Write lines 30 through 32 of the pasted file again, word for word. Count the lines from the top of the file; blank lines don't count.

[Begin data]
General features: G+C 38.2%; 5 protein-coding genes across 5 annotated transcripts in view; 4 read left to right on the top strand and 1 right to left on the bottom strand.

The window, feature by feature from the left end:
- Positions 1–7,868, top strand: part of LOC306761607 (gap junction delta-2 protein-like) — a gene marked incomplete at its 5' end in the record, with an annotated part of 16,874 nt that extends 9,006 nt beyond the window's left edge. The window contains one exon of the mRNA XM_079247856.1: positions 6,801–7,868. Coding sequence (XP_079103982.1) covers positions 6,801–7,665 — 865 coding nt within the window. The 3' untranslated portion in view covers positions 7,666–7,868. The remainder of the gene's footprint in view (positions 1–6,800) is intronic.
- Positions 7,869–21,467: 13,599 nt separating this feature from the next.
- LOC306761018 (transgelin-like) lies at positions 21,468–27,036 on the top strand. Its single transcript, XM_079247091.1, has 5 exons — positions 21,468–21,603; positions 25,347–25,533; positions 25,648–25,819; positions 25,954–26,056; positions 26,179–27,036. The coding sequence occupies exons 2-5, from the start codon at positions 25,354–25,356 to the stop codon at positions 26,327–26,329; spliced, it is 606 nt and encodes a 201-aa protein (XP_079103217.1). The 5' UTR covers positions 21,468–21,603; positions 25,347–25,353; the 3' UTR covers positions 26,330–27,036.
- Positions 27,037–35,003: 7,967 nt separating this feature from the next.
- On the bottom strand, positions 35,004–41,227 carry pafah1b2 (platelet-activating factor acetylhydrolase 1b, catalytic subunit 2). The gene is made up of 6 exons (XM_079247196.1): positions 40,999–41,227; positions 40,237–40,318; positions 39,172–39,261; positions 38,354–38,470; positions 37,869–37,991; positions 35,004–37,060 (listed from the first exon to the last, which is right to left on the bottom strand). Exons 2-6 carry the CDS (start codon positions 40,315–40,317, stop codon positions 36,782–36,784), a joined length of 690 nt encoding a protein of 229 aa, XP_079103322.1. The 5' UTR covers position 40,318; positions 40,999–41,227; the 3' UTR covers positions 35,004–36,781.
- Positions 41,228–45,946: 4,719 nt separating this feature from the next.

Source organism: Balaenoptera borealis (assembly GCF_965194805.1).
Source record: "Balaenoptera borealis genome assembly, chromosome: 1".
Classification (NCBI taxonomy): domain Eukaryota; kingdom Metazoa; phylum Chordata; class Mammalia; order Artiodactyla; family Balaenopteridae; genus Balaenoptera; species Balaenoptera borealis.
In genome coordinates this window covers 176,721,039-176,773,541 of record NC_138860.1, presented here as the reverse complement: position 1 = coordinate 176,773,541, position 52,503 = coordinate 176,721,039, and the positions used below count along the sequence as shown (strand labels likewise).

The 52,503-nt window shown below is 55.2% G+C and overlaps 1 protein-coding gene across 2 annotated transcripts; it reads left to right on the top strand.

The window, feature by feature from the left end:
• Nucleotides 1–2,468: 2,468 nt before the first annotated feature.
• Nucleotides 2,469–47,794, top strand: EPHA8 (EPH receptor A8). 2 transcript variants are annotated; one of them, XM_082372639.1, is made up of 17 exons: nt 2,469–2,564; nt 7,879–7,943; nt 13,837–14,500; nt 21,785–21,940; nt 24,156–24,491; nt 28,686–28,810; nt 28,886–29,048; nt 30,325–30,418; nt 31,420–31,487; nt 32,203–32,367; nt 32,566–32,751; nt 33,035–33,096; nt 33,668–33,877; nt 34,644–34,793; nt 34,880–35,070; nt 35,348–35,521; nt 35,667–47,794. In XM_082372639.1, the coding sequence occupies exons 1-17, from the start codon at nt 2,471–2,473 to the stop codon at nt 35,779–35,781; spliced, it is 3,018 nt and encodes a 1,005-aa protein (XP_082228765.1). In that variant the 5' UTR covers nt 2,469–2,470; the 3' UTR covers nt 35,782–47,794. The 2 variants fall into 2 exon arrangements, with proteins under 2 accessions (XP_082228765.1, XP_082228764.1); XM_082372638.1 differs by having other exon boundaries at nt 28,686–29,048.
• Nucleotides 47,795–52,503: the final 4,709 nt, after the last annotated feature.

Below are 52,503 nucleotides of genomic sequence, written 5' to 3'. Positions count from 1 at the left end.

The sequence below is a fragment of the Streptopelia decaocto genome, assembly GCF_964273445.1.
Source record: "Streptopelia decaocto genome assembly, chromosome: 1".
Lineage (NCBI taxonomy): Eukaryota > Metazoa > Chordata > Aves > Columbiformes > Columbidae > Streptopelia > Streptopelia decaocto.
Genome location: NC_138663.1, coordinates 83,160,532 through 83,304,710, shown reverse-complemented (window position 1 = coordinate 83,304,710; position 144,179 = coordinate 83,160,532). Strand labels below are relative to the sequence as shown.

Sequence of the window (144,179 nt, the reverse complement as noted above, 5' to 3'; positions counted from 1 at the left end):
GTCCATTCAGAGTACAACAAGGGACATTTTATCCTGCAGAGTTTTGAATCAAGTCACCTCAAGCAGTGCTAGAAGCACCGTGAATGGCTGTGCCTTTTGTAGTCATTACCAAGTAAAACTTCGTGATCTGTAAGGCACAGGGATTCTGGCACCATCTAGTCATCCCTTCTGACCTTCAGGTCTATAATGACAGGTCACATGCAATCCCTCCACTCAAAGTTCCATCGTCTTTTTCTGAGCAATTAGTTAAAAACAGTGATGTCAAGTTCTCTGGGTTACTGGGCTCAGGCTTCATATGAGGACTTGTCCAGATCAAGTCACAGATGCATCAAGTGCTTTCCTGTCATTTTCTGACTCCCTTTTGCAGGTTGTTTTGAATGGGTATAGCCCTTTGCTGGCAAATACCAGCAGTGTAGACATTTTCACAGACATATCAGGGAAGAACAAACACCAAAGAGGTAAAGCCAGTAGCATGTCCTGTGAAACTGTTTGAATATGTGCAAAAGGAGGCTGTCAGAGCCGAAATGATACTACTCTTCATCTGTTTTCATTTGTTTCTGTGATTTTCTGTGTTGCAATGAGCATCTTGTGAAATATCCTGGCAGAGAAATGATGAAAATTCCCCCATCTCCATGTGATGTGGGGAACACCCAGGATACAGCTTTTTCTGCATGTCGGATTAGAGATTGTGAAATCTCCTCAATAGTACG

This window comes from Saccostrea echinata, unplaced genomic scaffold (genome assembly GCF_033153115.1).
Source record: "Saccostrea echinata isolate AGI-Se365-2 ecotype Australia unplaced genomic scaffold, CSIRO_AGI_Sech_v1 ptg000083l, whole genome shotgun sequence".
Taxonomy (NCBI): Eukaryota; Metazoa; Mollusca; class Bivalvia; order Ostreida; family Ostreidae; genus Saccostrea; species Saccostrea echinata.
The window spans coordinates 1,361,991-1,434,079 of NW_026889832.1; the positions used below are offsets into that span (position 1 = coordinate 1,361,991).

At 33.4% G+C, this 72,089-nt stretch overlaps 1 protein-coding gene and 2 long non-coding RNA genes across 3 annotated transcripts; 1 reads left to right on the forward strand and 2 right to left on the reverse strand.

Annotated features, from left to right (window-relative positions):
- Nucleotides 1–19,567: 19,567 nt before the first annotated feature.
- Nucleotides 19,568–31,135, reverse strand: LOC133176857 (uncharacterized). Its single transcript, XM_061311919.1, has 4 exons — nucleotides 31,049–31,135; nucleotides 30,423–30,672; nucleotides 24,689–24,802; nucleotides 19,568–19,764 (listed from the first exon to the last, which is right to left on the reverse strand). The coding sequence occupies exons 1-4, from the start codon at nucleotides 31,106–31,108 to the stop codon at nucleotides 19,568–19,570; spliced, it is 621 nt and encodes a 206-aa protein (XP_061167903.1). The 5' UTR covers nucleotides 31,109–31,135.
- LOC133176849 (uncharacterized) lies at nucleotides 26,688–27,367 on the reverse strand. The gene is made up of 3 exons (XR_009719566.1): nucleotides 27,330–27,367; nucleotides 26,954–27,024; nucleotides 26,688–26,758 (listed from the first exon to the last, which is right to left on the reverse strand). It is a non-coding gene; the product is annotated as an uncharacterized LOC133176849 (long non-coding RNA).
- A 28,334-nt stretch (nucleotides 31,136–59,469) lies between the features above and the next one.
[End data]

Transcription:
Annotated features, from left to right (window-relative positions):
- Nucleotides 1–19,567: 19,567 nt before the first annotated feature.
- Nucleotides 19,568–31,135, reverse strand: LOC133176857 (uncharacterized). Its single transcript, XM_061311919.1, has 4 exons — nucleotides 31,049–31,135; nucleotides 30,423–30,672; nucleotides 24,689–24,802; nucleotides 19,568–19,764 (listed from the first exon to the last, which is right to left on the reverse strand). The coding sequence occupies exons 1-4, from the start codon at nucleotides 31,106–31,108 to the stop codon at nucleotides 19,568–19,570; spliced, it is 621 nt and encodes a 206-aa protein (XP_061167903.1). The 5' UTR covers nucleotides 31,109–31,135.